(Photo: Courtesy of Denver Drug Court)The Denver Drug Court is celebrating its 20th anniversary this week, but it’s a milestone that almost didn’t happen. Funding issues almost killed the program about seven years ago.
The program is for less-serious drug offenders. Anyone with a criminal history of violence, weapons or drug dealing is disqualified.
Once assigned to drug court, offenders are released from jail within days instead of weeks as can be the case in traditional court.
If someone successfully graduates from the program, they can avoid not only a jail sentence, but possibly even a felony record. Program participants have to stay clean and sober, which is verified by several drug tests that can stretch out over a period of year-and-a-half.
"Treatment is an incredibly important part of this process," Denver District Attorney Mitch Morrissey says.
If they fail any of the drug tests, they can be sentenced to jail time right away.
"That's why drug court works," Morrissey says. "The sanctions are immediate. In regular court, a probation officer files a probation revocation that may not be heard for a month or two months."
Drug court began in June 1994 in Denver, under then District Attorney Bill Ritter. At that time, the court was the first in the state and one of the first in the country. Now almost every juristiction in Colorado has a similar court.
But in 2007 the drug court almost failed for a lack of funding and judicial support.
Morrissey says it was saved in part by the Better Denver Bond Program that passed that year, which included money for a jail and courthouse. It also gave funding to programs that would keep people out of jail.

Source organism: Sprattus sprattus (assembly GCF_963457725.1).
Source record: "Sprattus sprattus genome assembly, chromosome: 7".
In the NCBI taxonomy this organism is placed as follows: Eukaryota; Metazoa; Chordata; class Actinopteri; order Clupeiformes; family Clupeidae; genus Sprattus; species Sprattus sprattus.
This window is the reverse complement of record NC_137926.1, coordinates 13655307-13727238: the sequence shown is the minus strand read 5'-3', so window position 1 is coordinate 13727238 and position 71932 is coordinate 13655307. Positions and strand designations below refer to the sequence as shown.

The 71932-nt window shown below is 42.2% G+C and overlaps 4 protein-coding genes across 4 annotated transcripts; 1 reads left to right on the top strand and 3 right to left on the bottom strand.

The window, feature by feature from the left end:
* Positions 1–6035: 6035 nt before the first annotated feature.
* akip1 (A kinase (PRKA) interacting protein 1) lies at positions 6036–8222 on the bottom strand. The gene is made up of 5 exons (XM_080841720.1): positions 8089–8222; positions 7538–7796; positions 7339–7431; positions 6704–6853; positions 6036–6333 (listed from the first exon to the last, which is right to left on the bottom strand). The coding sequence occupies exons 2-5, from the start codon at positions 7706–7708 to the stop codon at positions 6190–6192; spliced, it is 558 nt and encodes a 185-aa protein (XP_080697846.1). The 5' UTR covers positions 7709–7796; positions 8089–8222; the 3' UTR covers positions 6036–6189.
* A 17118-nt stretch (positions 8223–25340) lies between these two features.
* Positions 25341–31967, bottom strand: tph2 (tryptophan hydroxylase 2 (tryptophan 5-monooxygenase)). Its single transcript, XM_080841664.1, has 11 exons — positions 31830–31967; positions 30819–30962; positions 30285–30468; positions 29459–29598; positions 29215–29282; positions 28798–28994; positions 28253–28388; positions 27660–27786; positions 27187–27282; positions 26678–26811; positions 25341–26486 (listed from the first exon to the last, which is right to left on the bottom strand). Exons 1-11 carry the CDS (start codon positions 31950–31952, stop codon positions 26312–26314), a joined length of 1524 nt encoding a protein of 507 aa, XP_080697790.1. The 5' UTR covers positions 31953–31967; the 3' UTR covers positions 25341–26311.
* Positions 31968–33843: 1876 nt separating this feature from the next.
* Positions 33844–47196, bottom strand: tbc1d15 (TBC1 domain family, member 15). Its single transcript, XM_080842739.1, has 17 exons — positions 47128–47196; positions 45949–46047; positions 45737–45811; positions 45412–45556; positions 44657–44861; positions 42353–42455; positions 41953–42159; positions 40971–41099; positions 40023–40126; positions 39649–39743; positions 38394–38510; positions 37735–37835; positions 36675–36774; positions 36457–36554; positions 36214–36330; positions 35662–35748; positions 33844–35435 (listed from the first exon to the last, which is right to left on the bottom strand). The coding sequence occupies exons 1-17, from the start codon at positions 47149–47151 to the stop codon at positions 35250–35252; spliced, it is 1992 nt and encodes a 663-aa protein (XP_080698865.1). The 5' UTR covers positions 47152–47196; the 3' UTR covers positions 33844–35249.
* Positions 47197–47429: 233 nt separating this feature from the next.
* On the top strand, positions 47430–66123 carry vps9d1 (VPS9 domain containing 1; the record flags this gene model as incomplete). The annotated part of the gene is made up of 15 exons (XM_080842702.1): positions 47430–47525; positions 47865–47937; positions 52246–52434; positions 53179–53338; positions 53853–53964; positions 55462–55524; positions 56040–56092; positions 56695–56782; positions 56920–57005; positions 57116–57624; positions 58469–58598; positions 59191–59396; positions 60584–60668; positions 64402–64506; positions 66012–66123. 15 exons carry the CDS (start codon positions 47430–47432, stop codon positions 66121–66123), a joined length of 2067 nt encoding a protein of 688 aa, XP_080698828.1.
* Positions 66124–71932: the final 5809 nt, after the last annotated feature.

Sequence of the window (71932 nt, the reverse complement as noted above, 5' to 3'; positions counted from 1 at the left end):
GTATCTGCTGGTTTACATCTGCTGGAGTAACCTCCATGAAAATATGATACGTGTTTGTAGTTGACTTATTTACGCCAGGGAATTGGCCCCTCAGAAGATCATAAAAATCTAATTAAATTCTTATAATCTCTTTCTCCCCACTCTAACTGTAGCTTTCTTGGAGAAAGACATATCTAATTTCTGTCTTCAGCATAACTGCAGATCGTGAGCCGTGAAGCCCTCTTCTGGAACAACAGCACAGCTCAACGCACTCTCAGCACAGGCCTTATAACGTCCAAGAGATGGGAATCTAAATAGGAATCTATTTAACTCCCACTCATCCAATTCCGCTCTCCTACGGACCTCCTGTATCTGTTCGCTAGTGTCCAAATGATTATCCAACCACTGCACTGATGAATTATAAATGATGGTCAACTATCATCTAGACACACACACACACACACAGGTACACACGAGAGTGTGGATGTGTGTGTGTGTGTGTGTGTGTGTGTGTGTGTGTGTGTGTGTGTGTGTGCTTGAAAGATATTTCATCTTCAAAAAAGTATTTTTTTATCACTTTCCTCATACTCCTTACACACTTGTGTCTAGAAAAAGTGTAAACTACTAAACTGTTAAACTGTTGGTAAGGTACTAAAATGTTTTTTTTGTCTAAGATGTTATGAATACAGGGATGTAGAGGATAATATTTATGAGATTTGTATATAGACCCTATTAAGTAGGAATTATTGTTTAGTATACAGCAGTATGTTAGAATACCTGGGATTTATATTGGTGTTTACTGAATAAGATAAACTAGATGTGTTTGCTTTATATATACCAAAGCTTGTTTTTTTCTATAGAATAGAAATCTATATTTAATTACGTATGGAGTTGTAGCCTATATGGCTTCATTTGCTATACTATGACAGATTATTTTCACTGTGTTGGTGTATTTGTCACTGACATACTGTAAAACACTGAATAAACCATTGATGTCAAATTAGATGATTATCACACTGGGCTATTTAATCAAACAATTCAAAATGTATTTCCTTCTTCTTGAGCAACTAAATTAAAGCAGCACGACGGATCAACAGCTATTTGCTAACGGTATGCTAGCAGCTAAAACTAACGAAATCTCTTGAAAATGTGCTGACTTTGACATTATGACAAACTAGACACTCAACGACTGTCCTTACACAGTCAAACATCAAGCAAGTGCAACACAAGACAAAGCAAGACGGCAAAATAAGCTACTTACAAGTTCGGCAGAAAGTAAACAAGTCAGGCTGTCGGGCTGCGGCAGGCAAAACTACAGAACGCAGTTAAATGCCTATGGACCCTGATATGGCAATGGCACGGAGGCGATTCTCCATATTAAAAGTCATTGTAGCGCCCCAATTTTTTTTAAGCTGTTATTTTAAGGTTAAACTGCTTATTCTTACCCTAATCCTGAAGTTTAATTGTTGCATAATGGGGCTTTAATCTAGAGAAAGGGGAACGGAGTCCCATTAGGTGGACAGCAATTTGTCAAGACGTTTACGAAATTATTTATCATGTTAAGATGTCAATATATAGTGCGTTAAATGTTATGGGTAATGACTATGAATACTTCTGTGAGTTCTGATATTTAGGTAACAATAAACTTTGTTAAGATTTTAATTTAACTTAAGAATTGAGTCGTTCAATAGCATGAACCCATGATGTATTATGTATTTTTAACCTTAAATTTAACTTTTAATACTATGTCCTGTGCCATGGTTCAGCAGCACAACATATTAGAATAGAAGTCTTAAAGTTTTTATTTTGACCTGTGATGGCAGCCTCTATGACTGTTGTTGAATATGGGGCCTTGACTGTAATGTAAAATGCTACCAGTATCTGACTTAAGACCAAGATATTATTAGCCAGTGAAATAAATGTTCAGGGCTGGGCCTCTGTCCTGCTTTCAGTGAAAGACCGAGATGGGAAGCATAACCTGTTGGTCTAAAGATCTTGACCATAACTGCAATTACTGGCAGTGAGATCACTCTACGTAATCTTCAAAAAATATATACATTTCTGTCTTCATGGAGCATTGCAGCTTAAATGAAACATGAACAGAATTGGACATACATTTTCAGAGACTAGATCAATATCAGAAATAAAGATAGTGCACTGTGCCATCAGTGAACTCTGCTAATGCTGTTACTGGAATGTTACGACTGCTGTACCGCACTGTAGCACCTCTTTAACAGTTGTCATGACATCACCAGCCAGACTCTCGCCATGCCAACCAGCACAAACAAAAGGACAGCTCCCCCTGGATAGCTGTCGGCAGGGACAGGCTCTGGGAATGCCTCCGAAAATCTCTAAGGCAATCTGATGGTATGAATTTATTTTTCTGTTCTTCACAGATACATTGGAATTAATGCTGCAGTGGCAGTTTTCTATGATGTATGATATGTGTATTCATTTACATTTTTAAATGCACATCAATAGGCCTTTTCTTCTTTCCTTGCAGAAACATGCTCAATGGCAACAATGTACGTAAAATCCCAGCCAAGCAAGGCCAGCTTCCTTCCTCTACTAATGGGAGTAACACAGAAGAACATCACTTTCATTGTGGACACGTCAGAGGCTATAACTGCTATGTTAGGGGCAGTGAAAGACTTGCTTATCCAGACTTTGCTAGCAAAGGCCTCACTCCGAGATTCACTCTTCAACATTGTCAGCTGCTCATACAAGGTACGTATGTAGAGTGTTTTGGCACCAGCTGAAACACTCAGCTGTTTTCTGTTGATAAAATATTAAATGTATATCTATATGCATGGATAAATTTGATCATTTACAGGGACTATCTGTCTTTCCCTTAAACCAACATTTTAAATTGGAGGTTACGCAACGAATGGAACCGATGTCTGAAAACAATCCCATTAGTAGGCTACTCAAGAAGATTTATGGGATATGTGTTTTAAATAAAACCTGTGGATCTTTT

"I thought it was a perfect fit for drug court," he says.
That funding as well as some state funding has allowed the court to survive.
The judge assigned to drug court was reassigned to a criminal docket to ease the burden on other district judges.
Magistrates now run the drug court. They have the same powers of a judge but do not have the ability to sentence offenders to prison, although they can send people to county jail.
He says the court has beneffited the community by cutting down jail and crime costs, pointing to studies that show an addict will commit 60-100 crimes on average in support of their habit if they don't get clean and sober.
Since the reorganization in 2007, about 4,000 offenders have chosen to enter the drug court. About half have graduated, a rate on par with national averages for similar courts.
"It's pretty amazing to hear someone whose been in criminal justice system because they are an addict for 10, 20 years, and now for the first time are clean and sober, because they've been through the drug court and are graduating," Morrissey says. "It's made a huge difference in their lives."
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